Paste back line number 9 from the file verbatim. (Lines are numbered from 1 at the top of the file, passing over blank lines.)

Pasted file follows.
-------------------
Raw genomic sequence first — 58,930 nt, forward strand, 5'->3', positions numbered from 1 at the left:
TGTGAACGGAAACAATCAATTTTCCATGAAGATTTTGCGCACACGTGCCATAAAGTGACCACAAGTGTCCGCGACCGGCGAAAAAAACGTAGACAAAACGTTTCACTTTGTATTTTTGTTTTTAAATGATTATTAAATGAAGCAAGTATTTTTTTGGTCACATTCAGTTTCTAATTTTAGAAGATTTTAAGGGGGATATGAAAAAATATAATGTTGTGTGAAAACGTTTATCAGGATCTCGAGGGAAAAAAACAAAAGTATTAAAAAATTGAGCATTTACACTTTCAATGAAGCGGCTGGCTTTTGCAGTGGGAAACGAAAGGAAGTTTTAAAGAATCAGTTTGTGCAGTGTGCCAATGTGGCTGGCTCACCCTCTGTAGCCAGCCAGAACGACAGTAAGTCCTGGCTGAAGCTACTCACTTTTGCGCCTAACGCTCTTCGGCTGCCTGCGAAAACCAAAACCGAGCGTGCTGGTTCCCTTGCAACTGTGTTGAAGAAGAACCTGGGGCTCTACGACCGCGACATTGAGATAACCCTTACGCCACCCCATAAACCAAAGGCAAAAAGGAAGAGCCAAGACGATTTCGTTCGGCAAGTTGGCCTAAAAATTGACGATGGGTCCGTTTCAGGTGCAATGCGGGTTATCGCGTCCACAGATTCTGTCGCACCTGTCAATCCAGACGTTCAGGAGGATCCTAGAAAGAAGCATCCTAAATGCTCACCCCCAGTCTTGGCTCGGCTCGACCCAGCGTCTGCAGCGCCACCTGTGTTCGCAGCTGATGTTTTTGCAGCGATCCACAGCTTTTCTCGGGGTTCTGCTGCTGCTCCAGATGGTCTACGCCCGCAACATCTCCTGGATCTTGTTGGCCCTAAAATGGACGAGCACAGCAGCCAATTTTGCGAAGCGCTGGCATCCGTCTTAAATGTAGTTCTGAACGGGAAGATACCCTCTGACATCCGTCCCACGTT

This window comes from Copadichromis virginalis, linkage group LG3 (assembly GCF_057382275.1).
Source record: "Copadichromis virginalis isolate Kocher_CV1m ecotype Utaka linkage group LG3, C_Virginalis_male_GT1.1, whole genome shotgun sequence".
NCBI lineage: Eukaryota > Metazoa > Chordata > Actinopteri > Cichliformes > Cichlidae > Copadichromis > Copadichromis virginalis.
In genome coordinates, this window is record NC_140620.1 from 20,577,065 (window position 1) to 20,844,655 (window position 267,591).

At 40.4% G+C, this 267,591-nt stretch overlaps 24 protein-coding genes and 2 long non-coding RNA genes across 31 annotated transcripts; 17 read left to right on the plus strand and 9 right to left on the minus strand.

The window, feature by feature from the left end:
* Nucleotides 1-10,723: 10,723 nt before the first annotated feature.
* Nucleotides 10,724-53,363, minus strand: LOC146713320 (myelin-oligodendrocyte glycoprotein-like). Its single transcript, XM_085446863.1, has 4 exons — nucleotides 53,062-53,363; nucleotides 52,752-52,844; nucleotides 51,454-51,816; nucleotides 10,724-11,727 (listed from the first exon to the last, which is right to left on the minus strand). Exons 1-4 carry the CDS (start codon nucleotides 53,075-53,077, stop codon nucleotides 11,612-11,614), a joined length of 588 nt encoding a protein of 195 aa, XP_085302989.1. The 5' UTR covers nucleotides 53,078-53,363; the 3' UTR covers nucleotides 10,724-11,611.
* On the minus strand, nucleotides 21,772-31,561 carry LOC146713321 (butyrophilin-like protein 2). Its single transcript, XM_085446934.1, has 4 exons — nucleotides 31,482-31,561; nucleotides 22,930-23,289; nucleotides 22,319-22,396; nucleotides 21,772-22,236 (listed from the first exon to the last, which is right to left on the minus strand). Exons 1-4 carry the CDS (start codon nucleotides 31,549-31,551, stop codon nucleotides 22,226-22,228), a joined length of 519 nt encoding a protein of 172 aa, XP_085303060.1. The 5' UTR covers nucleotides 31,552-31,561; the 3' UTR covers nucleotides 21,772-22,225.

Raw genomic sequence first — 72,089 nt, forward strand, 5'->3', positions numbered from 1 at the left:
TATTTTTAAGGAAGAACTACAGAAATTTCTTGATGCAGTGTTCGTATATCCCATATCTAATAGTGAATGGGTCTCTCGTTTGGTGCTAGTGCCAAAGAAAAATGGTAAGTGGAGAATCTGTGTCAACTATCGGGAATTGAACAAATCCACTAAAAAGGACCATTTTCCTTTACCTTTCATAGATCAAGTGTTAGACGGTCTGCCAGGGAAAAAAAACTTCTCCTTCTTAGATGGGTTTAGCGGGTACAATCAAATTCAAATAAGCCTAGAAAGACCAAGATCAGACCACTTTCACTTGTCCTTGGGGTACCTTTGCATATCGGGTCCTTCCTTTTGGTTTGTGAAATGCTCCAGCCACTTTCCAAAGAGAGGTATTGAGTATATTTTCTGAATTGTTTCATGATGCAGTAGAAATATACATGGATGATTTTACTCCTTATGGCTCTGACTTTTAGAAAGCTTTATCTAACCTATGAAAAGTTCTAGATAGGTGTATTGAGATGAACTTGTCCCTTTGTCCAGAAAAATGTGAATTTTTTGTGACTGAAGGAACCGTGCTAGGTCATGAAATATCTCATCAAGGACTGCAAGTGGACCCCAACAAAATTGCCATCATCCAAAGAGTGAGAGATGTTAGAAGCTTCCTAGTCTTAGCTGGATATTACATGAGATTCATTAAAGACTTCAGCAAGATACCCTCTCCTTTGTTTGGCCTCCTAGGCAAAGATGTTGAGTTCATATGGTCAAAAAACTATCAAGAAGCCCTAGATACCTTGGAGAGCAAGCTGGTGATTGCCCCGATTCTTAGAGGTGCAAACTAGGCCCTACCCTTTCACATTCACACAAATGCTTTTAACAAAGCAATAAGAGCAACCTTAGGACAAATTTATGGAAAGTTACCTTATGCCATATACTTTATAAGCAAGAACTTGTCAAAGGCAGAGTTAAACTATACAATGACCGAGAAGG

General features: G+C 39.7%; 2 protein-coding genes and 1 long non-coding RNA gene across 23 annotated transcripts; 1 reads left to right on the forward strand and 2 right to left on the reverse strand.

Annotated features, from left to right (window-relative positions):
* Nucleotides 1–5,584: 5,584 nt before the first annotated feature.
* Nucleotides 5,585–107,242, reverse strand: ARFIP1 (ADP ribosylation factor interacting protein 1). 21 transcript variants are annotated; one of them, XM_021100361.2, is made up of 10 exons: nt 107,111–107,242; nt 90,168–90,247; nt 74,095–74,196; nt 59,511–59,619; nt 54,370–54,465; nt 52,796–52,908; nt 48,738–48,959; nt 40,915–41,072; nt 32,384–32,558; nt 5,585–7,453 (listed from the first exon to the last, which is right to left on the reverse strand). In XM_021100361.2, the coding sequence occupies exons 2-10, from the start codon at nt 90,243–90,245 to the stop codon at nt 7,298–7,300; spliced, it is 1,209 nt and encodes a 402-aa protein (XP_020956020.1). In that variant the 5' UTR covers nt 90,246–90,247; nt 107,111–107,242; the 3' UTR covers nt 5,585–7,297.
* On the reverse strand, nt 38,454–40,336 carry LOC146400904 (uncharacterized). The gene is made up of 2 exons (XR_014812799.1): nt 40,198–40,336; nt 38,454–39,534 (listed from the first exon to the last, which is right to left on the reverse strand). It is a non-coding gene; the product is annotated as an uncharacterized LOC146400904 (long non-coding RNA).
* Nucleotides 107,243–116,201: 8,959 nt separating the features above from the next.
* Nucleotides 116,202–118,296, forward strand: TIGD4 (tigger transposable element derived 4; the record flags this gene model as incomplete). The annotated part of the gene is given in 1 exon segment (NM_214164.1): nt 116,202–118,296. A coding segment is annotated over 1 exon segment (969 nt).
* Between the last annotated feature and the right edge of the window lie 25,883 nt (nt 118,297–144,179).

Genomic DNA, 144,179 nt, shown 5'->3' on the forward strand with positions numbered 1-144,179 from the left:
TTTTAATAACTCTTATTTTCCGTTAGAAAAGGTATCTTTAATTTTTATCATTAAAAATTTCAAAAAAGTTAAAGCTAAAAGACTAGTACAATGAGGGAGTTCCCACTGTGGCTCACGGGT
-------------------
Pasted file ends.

* Nucleotides 1-10,723: 10,723 nt before the first annotated feature.